For all the fuss about fees, a recent friend of the court filing by the Department of Labor reminds us that it’s not just what you pay, it’s what you get for what you pay.
The amicus brief had the DoL once again weighing in on another in the series of revenue-sharing suits that have kept the industry stirred up since the first wave was filed in 2006. Once again, the DoL was expressing its sense that there were real, and triable, issues in the case, this one involving Exelon Corporation (see “Solis Asks Court to Overturn Exelon Excessive Fee Case Decision”).
The DoL had previously expressed similar concerns about a similar dismissal in the same judicial district in a case involving Deere & Co. (see “Hecker Fee Case Prompts Exelon Suit Dismissal”)—a dismissal that was affirmed by the appellate court, and that the U.S. Supreme Court has refused to reconsider.
Those concerns weren’t enough to influence the appellate court in the Hecker case, though it did result in a judicial addendum that sought to limit the broader applicability of its reasoning to cases outside the specific facts in the Hecker case (see “7th Circuit Panel Limits Ruling's 404(c) Effects”). That said, the same court rejected the plaintiff’s arguments in Loomis v. Exelon Corp. as being nearly identical to those in Hecker—and dismissed it just as summarily.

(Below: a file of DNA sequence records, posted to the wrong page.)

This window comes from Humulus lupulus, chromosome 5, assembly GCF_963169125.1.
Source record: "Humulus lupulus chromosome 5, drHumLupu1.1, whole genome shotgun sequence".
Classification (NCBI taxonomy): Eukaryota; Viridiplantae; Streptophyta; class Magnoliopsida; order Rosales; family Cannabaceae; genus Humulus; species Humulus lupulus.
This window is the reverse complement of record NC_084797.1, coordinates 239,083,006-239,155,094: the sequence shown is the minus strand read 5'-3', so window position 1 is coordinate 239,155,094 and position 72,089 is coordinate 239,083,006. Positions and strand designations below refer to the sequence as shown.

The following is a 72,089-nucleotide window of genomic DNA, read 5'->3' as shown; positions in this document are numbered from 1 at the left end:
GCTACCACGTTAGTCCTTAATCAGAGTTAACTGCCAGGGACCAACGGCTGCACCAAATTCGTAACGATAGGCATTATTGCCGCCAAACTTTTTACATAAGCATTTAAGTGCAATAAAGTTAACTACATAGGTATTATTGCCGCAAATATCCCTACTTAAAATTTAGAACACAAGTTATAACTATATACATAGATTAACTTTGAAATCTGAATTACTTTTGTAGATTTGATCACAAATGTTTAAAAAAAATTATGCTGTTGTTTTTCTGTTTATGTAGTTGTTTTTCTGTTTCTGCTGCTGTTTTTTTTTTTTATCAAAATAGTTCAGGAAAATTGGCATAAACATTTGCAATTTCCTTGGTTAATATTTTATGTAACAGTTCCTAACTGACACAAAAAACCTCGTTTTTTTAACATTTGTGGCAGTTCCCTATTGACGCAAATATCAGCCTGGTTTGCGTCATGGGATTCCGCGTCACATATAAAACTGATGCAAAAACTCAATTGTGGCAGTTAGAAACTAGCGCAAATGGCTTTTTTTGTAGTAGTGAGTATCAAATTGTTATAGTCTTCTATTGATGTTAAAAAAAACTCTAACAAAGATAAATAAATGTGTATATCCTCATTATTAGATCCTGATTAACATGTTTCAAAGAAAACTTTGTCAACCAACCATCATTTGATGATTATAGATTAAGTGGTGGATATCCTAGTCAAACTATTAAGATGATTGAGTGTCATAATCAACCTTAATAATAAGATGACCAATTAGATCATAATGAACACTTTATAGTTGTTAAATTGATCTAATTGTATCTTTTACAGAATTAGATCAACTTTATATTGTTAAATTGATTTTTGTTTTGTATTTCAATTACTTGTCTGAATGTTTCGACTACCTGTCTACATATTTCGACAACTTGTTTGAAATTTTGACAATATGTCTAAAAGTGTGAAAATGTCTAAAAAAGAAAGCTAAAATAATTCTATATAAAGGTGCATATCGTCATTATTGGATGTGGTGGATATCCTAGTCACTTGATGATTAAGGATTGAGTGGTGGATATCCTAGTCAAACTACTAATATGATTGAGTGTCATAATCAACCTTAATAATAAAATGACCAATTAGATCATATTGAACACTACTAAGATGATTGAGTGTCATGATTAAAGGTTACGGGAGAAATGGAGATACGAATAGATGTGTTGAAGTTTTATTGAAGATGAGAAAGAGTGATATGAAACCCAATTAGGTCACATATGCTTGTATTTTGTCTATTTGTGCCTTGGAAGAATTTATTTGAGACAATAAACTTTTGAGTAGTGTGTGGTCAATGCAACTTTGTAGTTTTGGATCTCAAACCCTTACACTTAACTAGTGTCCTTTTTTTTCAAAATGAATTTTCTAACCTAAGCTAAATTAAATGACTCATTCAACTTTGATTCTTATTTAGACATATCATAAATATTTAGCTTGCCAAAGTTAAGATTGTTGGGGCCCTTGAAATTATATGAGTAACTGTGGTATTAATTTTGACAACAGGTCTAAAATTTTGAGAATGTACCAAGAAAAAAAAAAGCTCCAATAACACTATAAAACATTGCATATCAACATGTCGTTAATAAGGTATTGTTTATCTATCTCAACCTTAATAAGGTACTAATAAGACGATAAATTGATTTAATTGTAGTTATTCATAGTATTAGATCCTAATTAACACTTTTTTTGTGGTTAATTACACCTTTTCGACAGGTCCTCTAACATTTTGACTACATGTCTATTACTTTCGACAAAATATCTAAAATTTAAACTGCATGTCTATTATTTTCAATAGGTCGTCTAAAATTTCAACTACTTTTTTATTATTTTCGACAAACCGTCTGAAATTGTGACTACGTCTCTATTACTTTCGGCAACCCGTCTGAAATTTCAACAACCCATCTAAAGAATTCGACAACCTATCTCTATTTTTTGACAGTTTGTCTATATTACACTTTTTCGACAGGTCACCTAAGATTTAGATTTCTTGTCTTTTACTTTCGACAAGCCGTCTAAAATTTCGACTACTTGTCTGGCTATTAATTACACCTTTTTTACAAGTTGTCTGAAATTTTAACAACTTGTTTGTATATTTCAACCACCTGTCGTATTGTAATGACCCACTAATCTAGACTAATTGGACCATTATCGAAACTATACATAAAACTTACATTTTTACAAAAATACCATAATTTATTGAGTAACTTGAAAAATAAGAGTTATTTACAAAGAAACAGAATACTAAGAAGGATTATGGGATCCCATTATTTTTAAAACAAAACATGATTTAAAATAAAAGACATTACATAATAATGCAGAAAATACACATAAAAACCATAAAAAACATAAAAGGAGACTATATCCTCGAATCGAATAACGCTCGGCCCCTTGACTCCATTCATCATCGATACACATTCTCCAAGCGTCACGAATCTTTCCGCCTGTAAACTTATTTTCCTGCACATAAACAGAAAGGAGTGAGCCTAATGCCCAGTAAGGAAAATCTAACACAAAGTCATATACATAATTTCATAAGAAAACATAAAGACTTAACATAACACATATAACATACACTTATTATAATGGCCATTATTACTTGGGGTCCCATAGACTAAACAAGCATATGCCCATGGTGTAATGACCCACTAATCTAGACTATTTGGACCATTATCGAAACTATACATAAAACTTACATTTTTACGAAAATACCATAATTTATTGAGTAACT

In its most recent filing, the Labor Department sought to distinguish the two cases, noting that it wasn’t just the mere allegation that a large plan was offering mutual funds with “retail level fees,” but that—since those participants weren’t receiving services beyond those of any retail customer—those fees were, at least arguably, excessive(1). In fact, the DoL’s amicus brief noted that “[b]y continually returning to the point that the panel's opinion was limited to the particular facts as alleged, Hecker clearly and deliberately left the door open for other cases like this one in which the allegations about fees are tied directly to allegations about services.”